"It's had a huge bottom-line impact, helping us save not just on the cost of fraudulently returned products, but also the need to reimburse retailers who get victimized," Sciarrotta said. "The consumer information is not attached to registration, which is a huge win for consumers who have concerns about privacy, and for retailers afraid of a breach incident, and the technology can be applied to almost anything you want to sell."
Sciarrotta said that he would like to see larger numbers of retailers adopt Siras, and that he believes such tools should be required across the industry to lower the risk of consumer data loss.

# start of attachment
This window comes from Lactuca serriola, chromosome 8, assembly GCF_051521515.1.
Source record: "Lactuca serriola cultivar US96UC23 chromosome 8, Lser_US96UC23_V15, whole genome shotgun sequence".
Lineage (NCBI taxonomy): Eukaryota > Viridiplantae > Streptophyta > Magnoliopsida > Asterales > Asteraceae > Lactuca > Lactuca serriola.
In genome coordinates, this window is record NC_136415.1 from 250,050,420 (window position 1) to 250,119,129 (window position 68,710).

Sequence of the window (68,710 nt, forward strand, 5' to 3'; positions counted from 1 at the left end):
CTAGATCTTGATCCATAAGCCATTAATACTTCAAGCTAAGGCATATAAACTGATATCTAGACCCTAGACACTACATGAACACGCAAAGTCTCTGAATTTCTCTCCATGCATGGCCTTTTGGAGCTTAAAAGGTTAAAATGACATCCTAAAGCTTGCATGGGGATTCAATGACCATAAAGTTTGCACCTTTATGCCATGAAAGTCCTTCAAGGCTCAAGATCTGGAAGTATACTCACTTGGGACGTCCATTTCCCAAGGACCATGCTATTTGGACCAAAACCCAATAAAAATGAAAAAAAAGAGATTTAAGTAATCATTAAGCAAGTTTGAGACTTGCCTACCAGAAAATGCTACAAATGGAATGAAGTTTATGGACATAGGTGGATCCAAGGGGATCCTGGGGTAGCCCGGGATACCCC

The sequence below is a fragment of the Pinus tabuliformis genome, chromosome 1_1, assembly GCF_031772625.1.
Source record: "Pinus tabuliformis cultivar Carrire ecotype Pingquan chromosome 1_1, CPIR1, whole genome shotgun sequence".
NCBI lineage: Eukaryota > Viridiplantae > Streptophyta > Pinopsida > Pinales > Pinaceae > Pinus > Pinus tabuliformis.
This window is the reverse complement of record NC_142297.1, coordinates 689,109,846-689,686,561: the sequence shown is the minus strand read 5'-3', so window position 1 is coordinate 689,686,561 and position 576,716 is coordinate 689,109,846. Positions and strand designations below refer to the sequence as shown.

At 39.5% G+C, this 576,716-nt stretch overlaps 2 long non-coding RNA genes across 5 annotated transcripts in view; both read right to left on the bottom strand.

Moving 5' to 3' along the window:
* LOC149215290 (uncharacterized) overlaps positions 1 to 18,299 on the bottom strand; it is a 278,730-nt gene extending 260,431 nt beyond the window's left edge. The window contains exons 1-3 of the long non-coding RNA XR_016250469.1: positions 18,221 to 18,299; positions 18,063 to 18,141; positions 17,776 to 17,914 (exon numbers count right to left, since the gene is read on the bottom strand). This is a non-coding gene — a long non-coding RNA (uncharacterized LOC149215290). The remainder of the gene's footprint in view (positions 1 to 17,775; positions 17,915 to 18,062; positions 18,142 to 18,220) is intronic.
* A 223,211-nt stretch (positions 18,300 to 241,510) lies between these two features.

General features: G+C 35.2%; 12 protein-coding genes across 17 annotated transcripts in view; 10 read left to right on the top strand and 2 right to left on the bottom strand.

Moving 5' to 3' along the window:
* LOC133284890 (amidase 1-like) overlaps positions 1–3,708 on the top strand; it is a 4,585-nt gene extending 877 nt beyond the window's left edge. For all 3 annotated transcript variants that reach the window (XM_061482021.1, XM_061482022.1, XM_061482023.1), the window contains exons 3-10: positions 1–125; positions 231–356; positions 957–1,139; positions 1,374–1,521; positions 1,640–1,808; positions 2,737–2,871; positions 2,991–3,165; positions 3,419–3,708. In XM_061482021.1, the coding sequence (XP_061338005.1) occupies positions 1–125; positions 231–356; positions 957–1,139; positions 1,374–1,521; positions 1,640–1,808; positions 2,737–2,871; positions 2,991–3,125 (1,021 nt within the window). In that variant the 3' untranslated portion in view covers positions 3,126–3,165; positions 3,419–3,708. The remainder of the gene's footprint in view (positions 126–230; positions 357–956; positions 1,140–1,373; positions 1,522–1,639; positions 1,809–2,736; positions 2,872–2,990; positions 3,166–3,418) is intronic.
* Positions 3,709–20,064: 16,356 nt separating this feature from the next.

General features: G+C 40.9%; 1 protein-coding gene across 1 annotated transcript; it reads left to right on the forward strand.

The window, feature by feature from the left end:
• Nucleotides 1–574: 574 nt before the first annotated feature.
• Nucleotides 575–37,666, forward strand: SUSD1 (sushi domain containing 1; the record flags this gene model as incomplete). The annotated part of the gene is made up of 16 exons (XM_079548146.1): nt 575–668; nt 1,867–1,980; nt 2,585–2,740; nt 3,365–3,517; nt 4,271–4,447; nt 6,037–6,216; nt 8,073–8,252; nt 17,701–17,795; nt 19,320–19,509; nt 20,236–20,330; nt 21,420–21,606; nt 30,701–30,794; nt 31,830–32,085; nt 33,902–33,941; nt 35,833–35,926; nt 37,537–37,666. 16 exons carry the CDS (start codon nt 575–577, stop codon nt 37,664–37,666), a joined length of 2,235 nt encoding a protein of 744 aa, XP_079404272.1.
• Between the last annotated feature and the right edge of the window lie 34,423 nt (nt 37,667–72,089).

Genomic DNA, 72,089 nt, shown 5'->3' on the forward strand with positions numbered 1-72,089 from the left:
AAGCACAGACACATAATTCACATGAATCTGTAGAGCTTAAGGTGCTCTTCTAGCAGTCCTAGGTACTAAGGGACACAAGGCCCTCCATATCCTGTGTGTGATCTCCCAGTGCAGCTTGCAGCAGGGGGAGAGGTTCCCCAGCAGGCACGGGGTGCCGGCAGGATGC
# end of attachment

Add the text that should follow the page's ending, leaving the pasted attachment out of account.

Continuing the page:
"There are certainly times when we would like to have a lot more consumer information, but that's not in the best interest of everyone involved, so we need to get it in other ways such as encouraging product registration after the sale," he said. "From our side we don't want to be the police or the gatekeeper, we want to allow our retailers to go about their business as easily as possible with the least amount of risk for loss; over all my years in this industry, this is one of the best ideas I've ever seen along those lines."